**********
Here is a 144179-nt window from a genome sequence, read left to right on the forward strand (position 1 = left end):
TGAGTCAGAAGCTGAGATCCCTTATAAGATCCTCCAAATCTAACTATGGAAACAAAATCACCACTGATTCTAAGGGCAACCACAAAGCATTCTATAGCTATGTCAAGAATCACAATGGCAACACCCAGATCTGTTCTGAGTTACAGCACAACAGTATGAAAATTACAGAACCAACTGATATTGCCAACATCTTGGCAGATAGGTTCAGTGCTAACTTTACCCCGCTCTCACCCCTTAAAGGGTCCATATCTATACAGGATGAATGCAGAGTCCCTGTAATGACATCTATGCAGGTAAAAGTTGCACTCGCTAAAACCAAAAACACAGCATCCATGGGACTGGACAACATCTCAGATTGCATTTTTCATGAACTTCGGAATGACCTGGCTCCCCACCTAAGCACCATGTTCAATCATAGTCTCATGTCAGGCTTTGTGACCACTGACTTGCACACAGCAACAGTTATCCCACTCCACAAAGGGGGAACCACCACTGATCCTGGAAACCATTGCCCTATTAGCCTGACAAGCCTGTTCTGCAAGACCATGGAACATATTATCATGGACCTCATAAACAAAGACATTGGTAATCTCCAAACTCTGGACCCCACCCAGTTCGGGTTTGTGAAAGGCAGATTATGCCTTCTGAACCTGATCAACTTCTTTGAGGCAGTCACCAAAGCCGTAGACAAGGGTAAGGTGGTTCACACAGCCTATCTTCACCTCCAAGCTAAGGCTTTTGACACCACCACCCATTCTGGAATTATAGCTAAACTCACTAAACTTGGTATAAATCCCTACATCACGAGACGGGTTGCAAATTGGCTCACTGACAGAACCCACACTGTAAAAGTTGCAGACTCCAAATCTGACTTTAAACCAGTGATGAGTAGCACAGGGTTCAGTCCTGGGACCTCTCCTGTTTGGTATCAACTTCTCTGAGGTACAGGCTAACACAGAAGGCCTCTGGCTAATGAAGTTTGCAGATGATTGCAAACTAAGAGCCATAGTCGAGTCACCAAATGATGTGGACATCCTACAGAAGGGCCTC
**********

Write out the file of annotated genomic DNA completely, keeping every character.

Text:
Here is a 144179-nt window from a genome sequence, read left to right on the forward strand (position 1 = left end):
TGAGTCAGAAGCTGAGATCCCTTATAAGATCCTCCAAATCTAACTATGGAAACAAAATCACCACTGATTCTAAGGGCAACCACAAAGCATTCTATAGCTATGTCAAGAATCACAATGGCAACACCCAGATCTGTTCTGAGTTACAGCACAACAGTATGAAAATTACAGAACCAACTGATATTGCCAACATCTTGGCAGATAGGTTCAGTGCTAACTTTACCCCGCTCTCACCCCTTAAAGGGTCCATATCTATACAGGATGAATGCAGAGTCCCTGTAATGACATCTATGCAGGTAAAAGTTGCACTCGCTAAAACCAAAAACACAGCATCCATGGGACTGGACAACATCTCAGATTGCATTTTTCATGAACTTCGGAATGACCTGGCTCCCCACCTAAGCACCATGTTCAATCATAGTCTCATGTCAGGCTTTGTGACCACTGACTTGCACACAGCAACAGTTATCCCACTCCACAAAGGGGGAACCACCACTGATCCTGGAAACCATTGCCCTATTAGCCTGACAAGCCTGTTCTGCAAGACCATGGAACATATTATCATGGACCTCATAAACAAAGACATTGGTAATCTCCAAACTCTGGACCCCACCCAGTTCGGGTTTGTGAAAGGCAGATTATGCCTTCTGAACCTGATCAACTTCTTTGAGGCAGTCACCAAAGCCGTAGACAAGGGTAAGGTGGTTCACACAGCCTATCTTCACCTCCAAGCTAAGGCTTTTGACACCACCACCCATTCTGGAATTATAGCTAAACTCACTAAACTTGGTATAAATCCCTACATCACGAGACGGGTTGCAAATTGGCTCACTGACAGAACCCACACTGTAAAAGTTGCAGACTCCAAATCTGACTTTAAACCAGTGATGAGTAGCACAGGGTTCAGTCCTGGGACCTCTCCTGTTTGGTATCAACTTCTCTGAGGTACAGGCTAACACAGAAGGCCTCTGGCTAATGAAGTTTGCAGATGATTGCAAACTAAGAGCCATAGTCGAGTCACCAAATGATGTGGACATCCTACAGAAGGGCCTC